Last year, we instituted a new Christmas tradition at our house with Aiden who was then 2 ½ yrs. old. I had been thinking about how to establish some of our own family traditions, and John and I talked a lot about how we wanted Christmas presented to our children. We wanted Christ to be the all of Christmas without a lot of the other distractions, and the Jesse Tree seemed like a great way to do this. We kept our Jesse Tree very simple the first year and mostly read to Aiden from his children’s Bible. I’m excited to see how much more he will understand this year for our 2nd annual Jesse Tree!
If you too are looking for something that puts Christ at the center of Christmas in the midst of everything else our culture throws into the mix or if you have been thinking about how to establish or re-establish some of your own Christmas traditions, I humbly submit the Jesse Tree, a way to celebrate Advent and talk about what Christ’s birth means. To use a Jesse Tree, you will read Bible passages each day of Advent, beginning with Creation and tracing the “main events,” to tell a story of God’s faithfulness to His people in providing a Messiah. That story ultimately, of course, brings us to Christ’s birth on Christmas day. After reading the Bible passage for the day, hang an ornament representing that story on a tree. As you progress through the Advent season, you will “build” Christ’s story.
You can keep it simple, of course, and just read the stories to your children, talking about how Jesus fulfills the promises God made. Or along with reading the Bible stories, you can create an actual Jesse Tree by making a banner or poster and attaching paper ornaments or by using any variation of a tree with the ornaments hung on its branches. You can use a small tree, hanging one ornament for each day, or decorate a large tree with many people handmaking their own ornaments to hang all over the tree. A traditional Jesse Tree is a large stump with a single green branch growing out of it. The ornaments are attached around the branch, usually with a star as the last symbol at the top. We use a small tree I got from the after-Christmas clearance rack, and our ornaments are a collection of ornaments I bought or made.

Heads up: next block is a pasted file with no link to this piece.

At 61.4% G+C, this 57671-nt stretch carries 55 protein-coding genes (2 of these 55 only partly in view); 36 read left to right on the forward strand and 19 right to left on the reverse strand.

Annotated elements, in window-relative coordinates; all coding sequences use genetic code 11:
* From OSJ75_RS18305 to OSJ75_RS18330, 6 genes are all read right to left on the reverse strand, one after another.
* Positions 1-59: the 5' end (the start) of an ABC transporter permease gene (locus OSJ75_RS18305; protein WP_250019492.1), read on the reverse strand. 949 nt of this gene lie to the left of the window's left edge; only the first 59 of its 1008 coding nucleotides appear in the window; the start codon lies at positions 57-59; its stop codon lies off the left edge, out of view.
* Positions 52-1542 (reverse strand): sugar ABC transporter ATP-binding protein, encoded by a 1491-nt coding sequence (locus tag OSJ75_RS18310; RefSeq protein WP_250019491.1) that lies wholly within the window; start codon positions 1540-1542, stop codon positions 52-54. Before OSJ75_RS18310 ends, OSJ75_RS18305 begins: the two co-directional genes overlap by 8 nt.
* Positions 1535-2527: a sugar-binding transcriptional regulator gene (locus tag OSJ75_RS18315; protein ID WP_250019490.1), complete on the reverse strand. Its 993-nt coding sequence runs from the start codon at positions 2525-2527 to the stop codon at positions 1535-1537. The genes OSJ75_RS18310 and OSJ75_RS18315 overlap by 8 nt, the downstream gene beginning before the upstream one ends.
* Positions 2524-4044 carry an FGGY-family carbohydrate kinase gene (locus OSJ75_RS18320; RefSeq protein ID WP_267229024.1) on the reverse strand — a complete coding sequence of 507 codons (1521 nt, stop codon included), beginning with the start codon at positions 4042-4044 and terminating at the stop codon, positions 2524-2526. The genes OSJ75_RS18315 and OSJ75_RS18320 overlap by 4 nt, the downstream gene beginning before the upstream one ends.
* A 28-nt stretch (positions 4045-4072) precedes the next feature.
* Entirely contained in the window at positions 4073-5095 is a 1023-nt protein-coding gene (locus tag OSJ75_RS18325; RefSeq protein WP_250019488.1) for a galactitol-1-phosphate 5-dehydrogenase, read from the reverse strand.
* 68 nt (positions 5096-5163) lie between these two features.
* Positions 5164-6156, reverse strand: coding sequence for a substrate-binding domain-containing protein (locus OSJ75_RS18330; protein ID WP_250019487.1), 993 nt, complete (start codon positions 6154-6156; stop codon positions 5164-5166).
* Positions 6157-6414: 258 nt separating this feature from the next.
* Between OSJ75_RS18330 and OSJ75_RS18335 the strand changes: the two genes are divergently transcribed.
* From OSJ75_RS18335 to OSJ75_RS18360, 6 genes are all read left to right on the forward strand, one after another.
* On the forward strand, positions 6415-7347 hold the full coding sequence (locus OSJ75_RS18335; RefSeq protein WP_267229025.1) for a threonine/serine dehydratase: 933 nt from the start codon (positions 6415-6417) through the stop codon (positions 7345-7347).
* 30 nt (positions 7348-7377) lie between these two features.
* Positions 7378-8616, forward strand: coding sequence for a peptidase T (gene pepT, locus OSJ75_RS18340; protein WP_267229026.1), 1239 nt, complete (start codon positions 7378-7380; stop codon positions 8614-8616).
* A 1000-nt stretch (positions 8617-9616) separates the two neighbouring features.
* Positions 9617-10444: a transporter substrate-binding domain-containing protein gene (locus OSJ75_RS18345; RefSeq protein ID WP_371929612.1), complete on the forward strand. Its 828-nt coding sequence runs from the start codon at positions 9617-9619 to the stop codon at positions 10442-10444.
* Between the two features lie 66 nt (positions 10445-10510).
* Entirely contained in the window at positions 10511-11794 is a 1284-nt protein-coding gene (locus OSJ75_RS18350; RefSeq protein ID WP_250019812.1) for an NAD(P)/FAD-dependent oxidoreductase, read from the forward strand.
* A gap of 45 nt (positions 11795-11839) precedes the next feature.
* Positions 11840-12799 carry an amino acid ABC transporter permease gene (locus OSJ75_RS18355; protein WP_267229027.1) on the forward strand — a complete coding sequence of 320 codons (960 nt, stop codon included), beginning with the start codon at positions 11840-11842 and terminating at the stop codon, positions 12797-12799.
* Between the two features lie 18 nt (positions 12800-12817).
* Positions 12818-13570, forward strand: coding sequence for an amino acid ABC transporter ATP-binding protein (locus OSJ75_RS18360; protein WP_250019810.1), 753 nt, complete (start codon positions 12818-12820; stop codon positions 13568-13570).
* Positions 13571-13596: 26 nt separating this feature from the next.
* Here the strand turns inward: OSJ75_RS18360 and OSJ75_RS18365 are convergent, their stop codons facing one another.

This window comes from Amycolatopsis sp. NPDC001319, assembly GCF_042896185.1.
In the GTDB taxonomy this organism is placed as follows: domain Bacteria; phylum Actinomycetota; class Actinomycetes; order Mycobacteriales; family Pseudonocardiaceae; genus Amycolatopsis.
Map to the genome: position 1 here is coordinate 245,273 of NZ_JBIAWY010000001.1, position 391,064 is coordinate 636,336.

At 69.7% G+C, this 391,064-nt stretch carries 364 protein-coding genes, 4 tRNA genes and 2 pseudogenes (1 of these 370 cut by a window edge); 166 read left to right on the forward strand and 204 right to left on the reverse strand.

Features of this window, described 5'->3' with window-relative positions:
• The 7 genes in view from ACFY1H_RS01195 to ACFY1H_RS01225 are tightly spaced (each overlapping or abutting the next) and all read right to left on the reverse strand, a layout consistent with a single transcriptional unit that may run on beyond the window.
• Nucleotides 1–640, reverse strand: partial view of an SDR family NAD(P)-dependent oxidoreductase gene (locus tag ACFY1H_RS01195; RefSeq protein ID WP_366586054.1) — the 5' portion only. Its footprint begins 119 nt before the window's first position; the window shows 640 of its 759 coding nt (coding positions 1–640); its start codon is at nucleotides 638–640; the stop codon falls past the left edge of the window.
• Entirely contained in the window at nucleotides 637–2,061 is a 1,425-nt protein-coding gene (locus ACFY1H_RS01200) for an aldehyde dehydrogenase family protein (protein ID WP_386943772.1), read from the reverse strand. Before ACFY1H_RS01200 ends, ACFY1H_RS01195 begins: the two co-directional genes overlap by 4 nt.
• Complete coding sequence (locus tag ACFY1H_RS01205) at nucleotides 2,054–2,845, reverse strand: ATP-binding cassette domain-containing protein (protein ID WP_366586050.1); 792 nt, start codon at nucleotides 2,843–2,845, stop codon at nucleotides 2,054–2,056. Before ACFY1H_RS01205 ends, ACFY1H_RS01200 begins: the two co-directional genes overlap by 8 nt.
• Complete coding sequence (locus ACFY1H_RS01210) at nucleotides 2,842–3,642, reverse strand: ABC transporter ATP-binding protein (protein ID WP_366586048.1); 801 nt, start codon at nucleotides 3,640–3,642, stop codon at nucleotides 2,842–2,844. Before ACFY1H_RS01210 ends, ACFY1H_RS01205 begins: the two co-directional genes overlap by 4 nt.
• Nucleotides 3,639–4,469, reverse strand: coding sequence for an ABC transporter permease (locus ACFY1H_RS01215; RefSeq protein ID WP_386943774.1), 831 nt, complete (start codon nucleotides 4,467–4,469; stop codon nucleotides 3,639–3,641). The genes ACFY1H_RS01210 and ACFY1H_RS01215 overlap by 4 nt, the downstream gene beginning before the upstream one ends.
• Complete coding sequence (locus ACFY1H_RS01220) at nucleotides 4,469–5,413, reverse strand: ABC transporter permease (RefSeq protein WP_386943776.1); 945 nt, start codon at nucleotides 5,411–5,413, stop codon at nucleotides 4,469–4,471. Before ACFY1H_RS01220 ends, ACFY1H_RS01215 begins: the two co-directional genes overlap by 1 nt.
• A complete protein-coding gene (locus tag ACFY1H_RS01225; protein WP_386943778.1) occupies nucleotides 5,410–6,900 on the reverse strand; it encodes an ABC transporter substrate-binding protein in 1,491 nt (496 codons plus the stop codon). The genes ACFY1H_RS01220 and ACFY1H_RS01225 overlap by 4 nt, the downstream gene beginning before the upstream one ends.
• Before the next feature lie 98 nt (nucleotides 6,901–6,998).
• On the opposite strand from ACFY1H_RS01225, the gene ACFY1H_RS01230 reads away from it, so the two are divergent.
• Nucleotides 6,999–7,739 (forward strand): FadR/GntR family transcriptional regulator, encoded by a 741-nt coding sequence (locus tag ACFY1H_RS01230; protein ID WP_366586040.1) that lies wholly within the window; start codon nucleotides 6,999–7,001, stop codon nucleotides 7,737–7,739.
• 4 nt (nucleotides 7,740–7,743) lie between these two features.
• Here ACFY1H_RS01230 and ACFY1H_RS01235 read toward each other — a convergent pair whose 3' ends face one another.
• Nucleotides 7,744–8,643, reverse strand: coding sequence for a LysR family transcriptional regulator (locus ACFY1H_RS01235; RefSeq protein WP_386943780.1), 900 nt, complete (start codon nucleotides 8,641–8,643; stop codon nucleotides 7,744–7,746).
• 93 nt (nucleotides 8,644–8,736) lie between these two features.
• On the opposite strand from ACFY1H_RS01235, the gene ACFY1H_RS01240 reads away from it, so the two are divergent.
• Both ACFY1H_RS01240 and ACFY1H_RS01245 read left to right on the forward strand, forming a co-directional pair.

Since some of the stories are recounted over many chapters in the Bible, they may need to be summarized or shortened depending on the ages of your children or your time. You may also choose to read the stories from a children’s Bible geared toward the ages of your children. Two extremely good children’s Bibles are The Jesus Storybook Bible and The Big Picture Story Bible. Other characters or events may be substituted for some of those I’ve included on my outline (for instance, the story of Rahab or Samson) as long as the main storyline of human failure and God’s grace and renewed hope through a coming Messiah is clearly presented. If the Jesse Tree becomes an annual practice at your house, different aspects of the stories may be emphasized in different years.
I have included on a separate page (look at the menu at the top) an explanation of Advent and the Jesse Tree and the outline of Scripture readings I created for our family to help you get started. Share the meaning of Advent and the Jesse Tree with your family as you set up your tree and get ready to start. If nothing else, you can read some of the Scriptures yourself, preparing your own heart for the coming of the One True Savior in the form of a little baby. As you read the stories beginning in the Old Testament, look for how each story points to a coming promise: Christ. I pray that in the end you will see that “all the promises of God find their Yes in [Christ]. That is why it is through him that we utter our Amen to God for his glory” (2 Cor. 1:20).
The outline I’ve created starts tomorrow (Nov. 26) if you’re wanting to start right away! If not, ease into it or only do what works for your family. The point is not to check off all the boxes; the point is to prepare your heart for Christ’s coming!